Boris Johnson accused of social care 'con' after MPs rubber stamp funding plan

By Dan O'Donoghue

Boris Johnson has been accused of "conning" voters on social care, after Tory MPs rubber stamped a controversial funding plan that will hit poorer pensioners.

The plan, passed by 272 to 246 votes, will on average leave homeowners who need long-term elderly care in the most deprived areas of the North spending at least 60% of their eligible property value, compared to 20% in the wealthiest southern areas, on care.

It comes after the prime minister inserted a last minute piece of small print into the Health and Care Bill that will affect those with less than £186,000 in assets.

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The Government says this is to ensure that people “do not reach the £86,000 care cap at an artificially faster rate than what they contribute”.

With the average care home stay lasting less than two years, this suggests many more low-income people will die before reaching the cap.

Department of Health and Social Care (DHSC) analysis admits this is “a change” and is less generous, saving the state £900m a year in 2027 compared to what was planned.

Shadow health minister Justin Madders, speaking in the debate, said: "We always thought levelling up was just a slogan with little substance to it, but now we know its actually worse than that, it is in fact a con trick, a lie, that will leave many of those who it was meant to be supporting worse off.

"There is no plan to fix social care, this Bill won’t stop people having to sell their homes, and the only people it will help are those already comfortably well off."

He added: "We have a reverse Robin Hood here: people on lower incomes will be paying into a system that they will see little benefit from but will protect 90% of a property worth a million pounds.

"And just in case MPs need some help translating what this means to their constituents, here are a selection of median house prices in various constituencies across the country, all of whom would probably have to sell their homes under these plans: Hartlepool £128k, Bishop Auckland £125k, Blackpool south £114k, Stoke-on-Trent central £112k, Hyndburn £110k, Burnley £99k.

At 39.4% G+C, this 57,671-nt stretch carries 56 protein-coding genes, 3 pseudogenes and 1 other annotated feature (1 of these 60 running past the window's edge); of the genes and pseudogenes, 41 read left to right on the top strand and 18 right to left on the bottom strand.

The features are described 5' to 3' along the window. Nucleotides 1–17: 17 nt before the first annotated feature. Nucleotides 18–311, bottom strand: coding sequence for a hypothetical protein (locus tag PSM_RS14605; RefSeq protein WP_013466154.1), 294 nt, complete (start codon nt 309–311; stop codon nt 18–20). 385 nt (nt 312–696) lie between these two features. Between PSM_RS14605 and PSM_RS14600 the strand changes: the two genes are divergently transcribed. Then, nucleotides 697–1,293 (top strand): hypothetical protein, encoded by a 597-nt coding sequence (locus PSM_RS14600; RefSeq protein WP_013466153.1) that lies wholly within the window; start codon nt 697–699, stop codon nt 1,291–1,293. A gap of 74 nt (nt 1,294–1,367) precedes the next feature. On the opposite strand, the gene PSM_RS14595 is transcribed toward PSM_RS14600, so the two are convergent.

"Those figures are replicated across huge areas of the country. This isn’t just a few people in those constituencies who will lose out – it’s thousands of people in each constituency, mainly in the Midlands and the North of England, who will be forced to sell their homes whilst those in more affluent areas of the country get to keep theirs."

But Mr Johnson defended the plan on Monday, saying: "Under the existing system nobody gets any support if they have assets of £23,000 or more. Now you get support if you have £100,000 or less, so we are helping people.

“It is, in fact, more generous than some of the original proposals of Andrew Dilnot because it helps people not just who are in residential care but also people who benefit from domiciliary care as well.

“We are finally tacking a problem that has bedevilled this country for decades, been very, very unfair on people who have got dementia or Alzheimer’s and been forced to face catastrophic, ruinous costs for that care when somebody who has cancer or some other affliction does not.

“We are addressing a longstanding social injustice and it will benefit the people of this country.”

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